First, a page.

Roberto Clemente, MLB

Bat Used By MLB Hall Of Famer Roberto Clemente Could Net More Than $250K At Auction

A bat used by MLB Hall Of Fame outfielder Roberto Clemente during the 1971 season is set to be auctioned off and could net as much as $250K.

A bat used by MLB Hall Of Fame outfielder Roberto Clemente is about to be auctioned off and could net over $250,000.

TMZ reported the Hillerich & Bradsby signature model U1 bat that Clemente used during the 1971 season is being auctioned by Heritage Auctions in February.

The 36-inch, 35.5-ounce bat has been photo-matched and is signed by the former Pittsburgh Pirates right fielder. The inscription on the bat, which Clemente made out to memorabilia collector Carey Diab, reads, “To my friend Carey, Best Wishes Always, Roberto Clemente.”

According to Heritage Auctions experts, the bat is expected to net up to $250,000 or more when it sells.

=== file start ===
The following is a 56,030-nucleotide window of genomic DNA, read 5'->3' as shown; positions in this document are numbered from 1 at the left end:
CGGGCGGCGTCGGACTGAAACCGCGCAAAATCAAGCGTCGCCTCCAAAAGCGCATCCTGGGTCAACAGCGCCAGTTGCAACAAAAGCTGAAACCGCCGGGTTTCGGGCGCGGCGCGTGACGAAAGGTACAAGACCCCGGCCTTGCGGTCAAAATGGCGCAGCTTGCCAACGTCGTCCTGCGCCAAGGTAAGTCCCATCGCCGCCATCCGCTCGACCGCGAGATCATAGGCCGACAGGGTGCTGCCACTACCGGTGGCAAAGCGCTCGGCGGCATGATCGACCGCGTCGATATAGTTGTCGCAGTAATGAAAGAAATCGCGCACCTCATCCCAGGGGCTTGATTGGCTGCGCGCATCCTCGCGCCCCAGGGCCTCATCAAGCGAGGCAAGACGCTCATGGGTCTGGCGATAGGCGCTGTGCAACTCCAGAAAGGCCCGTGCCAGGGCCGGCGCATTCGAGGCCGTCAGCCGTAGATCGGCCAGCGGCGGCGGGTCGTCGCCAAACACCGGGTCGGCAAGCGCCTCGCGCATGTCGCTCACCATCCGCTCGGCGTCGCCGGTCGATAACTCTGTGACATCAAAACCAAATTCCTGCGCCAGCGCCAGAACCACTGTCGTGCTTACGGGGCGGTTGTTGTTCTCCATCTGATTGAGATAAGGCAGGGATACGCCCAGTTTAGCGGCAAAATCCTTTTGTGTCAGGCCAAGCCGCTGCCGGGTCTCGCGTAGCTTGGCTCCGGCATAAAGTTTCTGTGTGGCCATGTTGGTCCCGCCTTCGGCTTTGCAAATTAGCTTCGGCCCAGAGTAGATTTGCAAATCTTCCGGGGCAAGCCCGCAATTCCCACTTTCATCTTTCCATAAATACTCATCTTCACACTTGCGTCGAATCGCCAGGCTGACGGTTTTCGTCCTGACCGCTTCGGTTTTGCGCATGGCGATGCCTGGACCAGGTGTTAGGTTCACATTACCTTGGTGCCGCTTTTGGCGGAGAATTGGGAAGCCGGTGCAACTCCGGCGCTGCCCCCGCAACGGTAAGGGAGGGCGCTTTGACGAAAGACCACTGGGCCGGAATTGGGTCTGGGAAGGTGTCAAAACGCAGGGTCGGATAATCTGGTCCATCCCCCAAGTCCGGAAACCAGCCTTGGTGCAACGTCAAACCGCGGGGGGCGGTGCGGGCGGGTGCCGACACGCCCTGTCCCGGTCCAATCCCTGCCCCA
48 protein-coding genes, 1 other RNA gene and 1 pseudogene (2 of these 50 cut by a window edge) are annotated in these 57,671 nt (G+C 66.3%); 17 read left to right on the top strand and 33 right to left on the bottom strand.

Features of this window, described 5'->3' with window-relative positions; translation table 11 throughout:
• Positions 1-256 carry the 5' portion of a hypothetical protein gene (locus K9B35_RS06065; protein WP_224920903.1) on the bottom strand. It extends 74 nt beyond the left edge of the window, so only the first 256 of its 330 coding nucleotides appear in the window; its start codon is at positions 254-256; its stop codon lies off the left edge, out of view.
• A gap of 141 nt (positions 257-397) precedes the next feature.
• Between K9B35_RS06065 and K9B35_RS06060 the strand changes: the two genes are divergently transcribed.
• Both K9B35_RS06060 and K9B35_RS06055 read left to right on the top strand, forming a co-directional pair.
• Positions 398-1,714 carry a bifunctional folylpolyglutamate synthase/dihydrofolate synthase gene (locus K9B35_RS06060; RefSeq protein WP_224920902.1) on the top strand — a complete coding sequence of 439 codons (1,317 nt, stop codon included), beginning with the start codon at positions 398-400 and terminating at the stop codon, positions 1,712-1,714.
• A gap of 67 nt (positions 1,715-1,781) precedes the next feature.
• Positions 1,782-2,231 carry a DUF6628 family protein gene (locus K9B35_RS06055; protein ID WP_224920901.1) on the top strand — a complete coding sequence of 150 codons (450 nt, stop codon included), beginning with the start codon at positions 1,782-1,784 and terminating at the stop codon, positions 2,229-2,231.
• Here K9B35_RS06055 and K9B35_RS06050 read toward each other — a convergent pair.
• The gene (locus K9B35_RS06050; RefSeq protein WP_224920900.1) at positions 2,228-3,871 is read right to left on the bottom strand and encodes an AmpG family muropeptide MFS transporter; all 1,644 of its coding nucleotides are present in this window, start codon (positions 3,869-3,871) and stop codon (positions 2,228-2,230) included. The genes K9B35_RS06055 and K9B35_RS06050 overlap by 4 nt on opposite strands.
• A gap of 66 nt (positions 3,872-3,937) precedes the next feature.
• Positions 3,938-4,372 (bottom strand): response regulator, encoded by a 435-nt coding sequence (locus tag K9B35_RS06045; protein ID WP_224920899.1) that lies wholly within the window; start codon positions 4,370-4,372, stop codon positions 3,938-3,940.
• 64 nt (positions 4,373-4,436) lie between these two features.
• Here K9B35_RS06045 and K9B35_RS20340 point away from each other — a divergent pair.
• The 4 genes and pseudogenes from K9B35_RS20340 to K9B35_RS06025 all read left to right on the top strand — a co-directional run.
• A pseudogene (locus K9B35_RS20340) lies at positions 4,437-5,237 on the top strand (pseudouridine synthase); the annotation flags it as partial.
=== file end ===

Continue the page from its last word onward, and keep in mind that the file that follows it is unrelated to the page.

“It is one of a tiny handful of known photo-matched Clemente gamers,” an auction expert told TMZ. 

Clemente, who was born in Puerto Rico in 1934, was one of the first Latin American MLB stars. He played his entire 18-year career with the Pirates and has a litany of accolades to his name. The two-time World Series champion was a 15-time All-Star, 12-time Gold Glove winner, four-time National League batting champion, and was named the 1966 National League Most Valuable Player.

The former Pirate had a career batting average of .317 and amassed 3,000 hits, 240 home runs, 1,305 RBI, and 83 steals during his career.

Clemente, who spent much of his off-seasons doing charity work, passed away on New Year’s Eve in 1972 when a plane on its way to Managua, the capital city of Nicaragua, which was affected by a massive earthquake, crashed.

The outfielder organized three flights to Managua after the earthquake. However, the flights were diverted by corrupt officials and never reached the victims of the quake. That led Clemente to accompany the fourth flight himself.

Clemente was inducted into the Hall of Fame in 1973 as voters waived the five-year requirement.

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